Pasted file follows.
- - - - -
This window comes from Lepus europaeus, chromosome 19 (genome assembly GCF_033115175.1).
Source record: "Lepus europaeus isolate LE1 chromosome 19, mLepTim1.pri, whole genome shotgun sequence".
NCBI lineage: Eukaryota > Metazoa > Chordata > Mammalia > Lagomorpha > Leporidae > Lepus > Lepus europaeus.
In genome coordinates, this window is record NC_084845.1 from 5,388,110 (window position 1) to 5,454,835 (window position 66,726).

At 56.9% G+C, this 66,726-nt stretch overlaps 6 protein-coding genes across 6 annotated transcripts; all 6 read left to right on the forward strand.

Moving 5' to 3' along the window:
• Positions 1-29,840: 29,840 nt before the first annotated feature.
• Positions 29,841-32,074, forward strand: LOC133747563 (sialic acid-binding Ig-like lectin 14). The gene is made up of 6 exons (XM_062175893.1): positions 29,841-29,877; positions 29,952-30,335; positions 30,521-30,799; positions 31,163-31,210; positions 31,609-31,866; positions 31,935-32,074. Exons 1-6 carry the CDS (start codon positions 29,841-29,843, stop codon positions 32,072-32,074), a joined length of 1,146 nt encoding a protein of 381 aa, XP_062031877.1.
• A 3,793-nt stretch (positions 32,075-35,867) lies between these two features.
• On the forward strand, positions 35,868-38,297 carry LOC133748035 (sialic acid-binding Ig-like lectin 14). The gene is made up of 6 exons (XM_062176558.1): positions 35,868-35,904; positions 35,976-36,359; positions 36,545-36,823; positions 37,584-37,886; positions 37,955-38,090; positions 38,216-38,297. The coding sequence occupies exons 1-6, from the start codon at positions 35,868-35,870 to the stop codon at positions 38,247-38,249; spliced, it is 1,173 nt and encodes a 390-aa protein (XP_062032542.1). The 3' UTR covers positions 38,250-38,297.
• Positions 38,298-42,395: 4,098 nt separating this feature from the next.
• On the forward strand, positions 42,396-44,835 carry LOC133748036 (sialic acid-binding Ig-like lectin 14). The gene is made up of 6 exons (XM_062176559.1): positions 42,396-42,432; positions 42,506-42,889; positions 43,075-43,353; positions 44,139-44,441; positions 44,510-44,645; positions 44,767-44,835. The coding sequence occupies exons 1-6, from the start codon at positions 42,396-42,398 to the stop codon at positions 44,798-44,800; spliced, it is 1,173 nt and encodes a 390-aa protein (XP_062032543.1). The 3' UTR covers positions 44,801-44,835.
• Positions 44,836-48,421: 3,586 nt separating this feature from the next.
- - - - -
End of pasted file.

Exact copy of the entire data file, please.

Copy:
This window comes from Lepus europaeus, chromosome 19 (genome assembly GCF_033115175.1).
Source record: "Lepus europaeus isolate LE1 chromosome 19, mLepTim1.pri, whole genome shotgun sequence".
NCBI lineage: Eukaryota > Metazoa > Chordata > Mammalia > Lagomorpha > Leporidae > Lepus > Lepus europaeus.
In genome coordinates, this window is record NC_084845.1 from 5,388,110 (window position 1) to 5,454,835 (window position 66,726).

At 56.9% G+C, this 66,726-nt stretch overlaps 6 protein-coding genes across 6 annotated transcripts; all 6 read left to right on the forward strand.

Moving 5' to 3' along the window:
• Positions 1-29,840: 29,840 nt before the first annotated feature.
• Positions 29,841-32,074, forward strand: LOC133747563 (sialic acid-binding Ig-like lectin 14). The gene is made up of 6 exons (XM_062175893.1): positions 29,841-29,877; positions 29,952-30,335; positions 30,521-30,799; positions 31,163-31,210; positions 31,609-31,866; positions 31,935-32,074. Exons 1-6 carry the CDS (start codon positions 29,841-29,843, stop codon positions 32,072-32,074), a joined length of 1,146 nt encoding a protein of 381 aa, XP_062031877.1.
• A 3,793-nt stretch (positions 32,075-35,867) lies between these two features.
• On the forward strand, positions 35,868-38,297 carry LOC133748035 (sialic acid-binding Ig-like lectin 14). The gene is made up of 6 exons (XM_062176558.1): positions 35,868-35,904; positions 35,976-36,359; positions 36,545-36,823; positions 37,584-37,886; positions 37,955-38,090; positions 38,216-38,297. The coding sequence occupies exons 1-6, from the start codon at positions 35,868-35,870 to the stop codon at positions 38,247-38,249; spliced, it is 1,173 nt and encodes a 390-aa protein (XP_062032542.1). The 3' UTR covers positions 38,250-38,297.
• Positions 38,298-42,395: 4,098 nt separating this feature from the next.
• On the forward strand, positions 42,396-44,835 carry LOC133748036 (sialic acid-binding Ig-like lectin 14). The gene is made up of 6 exons (XM_062176559.1): positions 42,396-42,432; positions 42,506-42,889; positions 43,075-43,353; positions 44,139-44,441; positions 44,510-44,645; positions 44,767-44,835. The coding sequence occupies exons 1-6, from the start codon at positions 42,396-42,398 to the stop codon at positions 44,798-44,800; spliced, it is 1,173 nt and encodes a 390-aa protein (XP_062032543.1). The 3' UTR covers positions 44,801-44,835.
• Positions 44,836-48,421: 3,586 nt separating this feature from the next.